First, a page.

Sean Baker had a dream to provide a club to cater for neurodiverse people.
“I took my kids to various different provisions in the local area,” he said. “But there’s a big gap in the market around what’s available for them, and with me having autism and ADHD myself, this is something I also grew up with.
“I had the idea and took it to someone I knew at Charnwood Council, and they said it was a great idea and put me through to the right people.
“Literally that month I was on my way to being a CIC [Community Interest Company], and then a couple of months later, I was all set up and it’s becoming common knowledge around Leicestershire.”
Based in Thurmaston, Leicestershire, Spectrum Sensory Sports hosts activity sessions that aim to increase the confidence of people in the local community, and improve their wellbeing and social skills.
“We’ve got social classes on a Tuesday and Friday for a range of ages, and we’ve got inclusive football on a Saturday. We want to do some classes for adults too going forward, and I’d like to get someone in to do some boxing classes as well.
“It’s good to get outdoors, get fresh air, and meet new people. But there’s sports you can do on your own as well; it’s all about the individual and the sports they want to do.
“We also have computer games, as there needs to be a balance between everything. We do a broader spectrum of things because when my generation were kids, we were out climbing trees and playing sports, we didn’t really have a lot of computers but now everything is geared towards them.
“I try to involve computer game-based things into sport so it makes it more interesting for the kids who wouldn’t necessarily get into sport, and they go really well. Everyone can go on the internet and follow a plan and run a sports session but not everyone can do what we do.
“We’ve also got air hockey, table tennis, pool tables, retro consoles, and space outside and inside that we use to play games, as well as music and sensory laser lights for a disco.”
Sean has created a relaxed space for the children to enjoy themselves and interact with each other. His two children, Colton and Eva, aged 10 and 14 respectively, have been a huge inspiration for him starting the club.
“Everyone wants the best for their children, and this is my way to help guide them through life as best as I can. They’re my world and if I can make life easier for them and other children then that’s what I want to do.
“I wasn’t diagnosed with autism until I was an adult; sport for me was hard and I didn’t really get along with a lot of other kids, and I was quite lively with my teachers at school. There wasn’t really inclusiveness, not like nowadays.”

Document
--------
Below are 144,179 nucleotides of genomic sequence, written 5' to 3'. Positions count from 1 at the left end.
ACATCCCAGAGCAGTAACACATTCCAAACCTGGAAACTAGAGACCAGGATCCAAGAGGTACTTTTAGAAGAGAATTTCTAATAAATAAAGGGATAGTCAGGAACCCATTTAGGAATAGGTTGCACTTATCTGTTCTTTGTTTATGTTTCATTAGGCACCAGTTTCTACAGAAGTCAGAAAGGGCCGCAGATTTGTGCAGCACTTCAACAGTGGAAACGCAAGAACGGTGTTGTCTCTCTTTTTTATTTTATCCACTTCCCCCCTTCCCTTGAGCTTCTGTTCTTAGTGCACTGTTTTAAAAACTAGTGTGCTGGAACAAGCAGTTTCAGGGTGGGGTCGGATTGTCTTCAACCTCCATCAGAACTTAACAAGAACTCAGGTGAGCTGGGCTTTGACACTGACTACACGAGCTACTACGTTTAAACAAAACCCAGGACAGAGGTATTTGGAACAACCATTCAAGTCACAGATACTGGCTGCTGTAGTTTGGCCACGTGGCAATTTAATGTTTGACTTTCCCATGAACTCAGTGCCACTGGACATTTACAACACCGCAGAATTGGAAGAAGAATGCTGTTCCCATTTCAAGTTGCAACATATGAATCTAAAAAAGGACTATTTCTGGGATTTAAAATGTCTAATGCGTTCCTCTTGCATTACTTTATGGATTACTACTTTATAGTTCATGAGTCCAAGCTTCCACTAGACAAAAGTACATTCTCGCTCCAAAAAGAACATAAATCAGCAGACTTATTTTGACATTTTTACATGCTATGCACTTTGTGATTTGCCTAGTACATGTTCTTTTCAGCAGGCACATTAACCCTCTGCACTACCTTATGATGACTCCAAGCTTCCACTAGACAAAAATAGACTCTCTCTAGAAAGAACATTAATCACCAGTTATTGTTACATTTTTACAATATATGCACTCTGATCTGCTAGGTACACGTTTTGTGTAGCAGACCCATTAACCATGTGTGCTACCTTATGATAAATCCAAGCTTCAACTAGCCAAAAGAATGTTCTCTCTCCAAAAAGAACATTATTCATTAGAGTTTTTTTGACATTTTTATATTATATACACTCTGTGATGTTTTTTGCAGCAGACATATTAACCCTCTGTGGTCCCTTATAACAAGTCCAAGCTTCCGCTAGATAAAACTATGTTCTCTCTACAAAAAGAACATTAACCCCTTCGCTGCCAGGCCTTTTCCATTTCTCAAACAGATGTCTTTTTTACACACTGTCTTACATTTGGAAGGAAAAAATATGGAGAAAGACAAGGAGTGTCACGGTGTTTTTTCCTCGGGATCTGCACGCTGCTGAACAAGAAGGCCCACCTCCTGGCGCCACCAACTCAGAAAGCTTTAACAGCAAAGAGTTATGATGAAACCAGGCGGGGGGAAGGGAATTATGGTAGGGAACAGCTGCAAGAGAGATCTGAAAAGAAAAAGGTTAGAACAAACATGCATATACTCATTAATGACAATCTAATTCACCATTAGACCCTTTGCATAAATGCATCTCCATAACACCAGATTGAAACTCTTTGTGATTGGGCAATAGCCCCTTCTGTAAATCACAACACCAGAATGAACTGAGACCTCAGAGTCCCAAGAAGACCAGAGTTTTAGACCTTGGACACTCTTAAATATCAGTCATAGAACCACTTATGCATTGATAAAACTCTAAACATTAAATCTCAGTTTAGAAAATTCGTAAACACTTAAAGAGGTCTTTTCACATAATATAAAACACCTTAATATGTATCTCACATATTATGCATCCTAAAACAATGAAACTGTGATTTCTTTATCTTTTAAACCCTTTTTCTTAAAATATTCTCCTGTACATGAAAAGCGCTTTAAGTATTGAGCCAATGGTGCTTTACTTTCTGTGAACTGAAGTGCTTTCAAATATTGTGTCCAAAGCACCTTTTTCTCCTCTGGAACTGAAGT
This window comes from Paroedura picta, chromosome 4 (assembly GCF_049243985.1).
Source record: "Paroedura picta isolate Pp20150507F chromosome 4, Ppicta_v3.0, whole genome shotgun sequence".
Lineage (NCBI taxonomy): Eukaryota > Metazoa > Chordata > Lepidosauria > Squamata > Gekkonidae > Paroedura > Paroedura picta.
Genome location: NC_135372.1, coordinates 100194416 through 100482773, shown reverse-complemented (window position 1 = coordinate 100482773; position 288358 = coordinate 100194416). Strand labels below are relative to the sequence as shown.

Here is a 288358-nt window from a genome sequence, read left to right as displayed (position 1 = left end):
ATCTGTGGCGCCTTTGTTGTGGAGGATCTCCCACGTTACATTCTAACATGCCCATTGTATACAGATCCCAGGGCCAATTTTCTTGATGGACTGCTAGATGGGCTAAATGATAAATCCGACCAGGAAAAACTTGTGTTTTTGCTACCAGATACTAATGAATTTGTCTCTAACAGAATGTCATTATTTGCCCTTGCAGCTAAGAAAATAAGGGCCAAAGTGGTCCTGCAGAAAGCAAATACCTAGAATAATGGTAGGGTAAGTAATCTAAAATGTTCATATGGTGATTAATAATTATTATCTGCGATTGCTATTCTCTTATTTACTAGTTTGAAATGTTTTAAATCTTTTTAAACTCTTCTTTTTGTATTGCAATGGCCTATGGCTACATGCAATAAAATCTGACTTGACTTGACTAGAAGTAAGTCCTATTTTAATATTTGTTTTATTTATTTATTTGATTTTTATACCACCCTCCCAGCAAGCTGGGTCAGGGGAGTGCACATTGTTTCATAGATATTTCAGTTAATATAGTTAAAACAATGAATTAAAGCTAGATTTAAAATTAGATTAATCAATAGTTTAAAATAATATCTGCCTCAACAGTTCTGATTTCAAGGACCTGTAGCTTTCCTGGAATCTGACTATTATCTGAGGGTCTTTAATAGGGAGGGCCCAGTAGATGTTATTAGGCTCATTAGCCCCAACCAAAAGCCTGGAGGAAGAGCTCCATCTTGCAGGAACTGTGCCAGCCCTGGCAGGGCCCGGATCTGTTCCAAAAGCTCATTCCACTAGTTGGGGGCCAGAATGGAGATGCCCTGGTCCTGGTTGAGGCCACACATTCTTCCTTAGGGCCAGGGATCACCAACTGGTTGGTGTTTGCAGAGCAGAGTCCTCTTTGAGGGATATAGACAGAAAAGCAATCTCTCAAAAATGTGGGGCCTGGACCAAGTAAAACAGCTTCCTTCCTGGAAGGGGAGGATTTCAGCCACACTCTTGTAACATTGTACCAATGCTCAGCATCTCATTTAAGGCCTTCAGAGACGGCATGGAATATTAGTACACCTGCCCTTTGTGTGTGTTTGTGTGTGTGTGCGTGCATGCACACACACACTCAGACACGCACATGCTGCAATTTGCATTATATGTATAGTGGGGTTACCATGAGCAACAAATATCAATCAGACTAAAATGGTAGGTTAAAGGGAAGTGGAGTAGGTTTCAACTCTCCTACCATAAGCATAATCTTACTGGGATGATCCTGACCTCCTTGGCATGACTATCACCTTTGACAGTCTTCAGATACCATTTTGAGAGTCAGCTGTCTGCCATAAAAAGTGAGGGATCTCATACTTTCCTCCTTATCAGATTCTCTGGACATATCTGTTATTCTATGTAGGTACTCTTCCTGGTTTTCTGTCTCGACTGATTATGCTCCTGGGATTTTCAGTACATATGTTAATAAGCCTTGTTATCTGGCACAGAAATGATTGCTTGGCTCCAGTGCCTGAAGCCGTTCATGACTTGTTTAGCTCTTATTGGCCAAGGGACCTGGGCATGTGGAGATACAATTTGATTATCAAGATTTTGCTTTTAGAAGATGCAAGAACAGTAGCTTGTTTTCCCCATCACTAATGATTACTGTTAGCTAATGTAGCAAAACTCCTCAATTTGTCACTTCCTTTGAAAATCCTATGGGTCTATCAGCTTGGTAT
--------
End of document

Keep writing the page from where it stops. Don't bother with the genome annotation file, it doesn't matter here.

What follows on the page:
While childhood provided challenges for Sean, he found sport, particularly football and boxing, to be a great outlet for him and thinks it can do the same for other children.
His new project with Spectrum Sensory Sports is also positively challenging him in new ways.
“It’s been hard as I’m dyslexic, meaning my spelling can sometimes be back to front when I’m doing emails to counsellors and other businesses. That can be a bit of a pain because I’m not used to writing, but I’m getting there and am improving on it.
“I’ve got to take this at a pace I’m OK with and build it eventually if I can. My plan is to have little bases like mine spread out; I don’t want this to be a one-off place because everywhere needs provisions.
“Perhaps one day we can have a big base with a football pitch, where we can put on loads of different classes and it can just be a lot bigger. I see every week people coming in and I can see a massive change in their behaviour, making friends – it’s great to see.
“We’re getting good feedback from everyone, and we’ve been working with a couple of local provisions that are bringing kids to us in the day. On Facebook I’ve had countless reviews from parents saying their child’s confidence is growing after just a couple of weeks.”
There have been several contributors that have helped Sean turn his fantastic idea into a reality through donations of money, equipment, and facilities. The National Lottery donated money for Sean to get air conditioning and heating units at the facility and Sport England provided members of staff to help with the running of the club as well as boxing equipment, in addition to grants and support from local counsellors.
So, what’s Sean’s biggest message for people who have been inspired by his club?
“If you’ve got ideas, don’t sit on them – try and do something with it. If you just sit on ideas and put them on the backburner nothing ever gets done.
“I’d recommend going to your local council if you think there’s something missing in the community they’re always looking to help out and point you in the right direction.”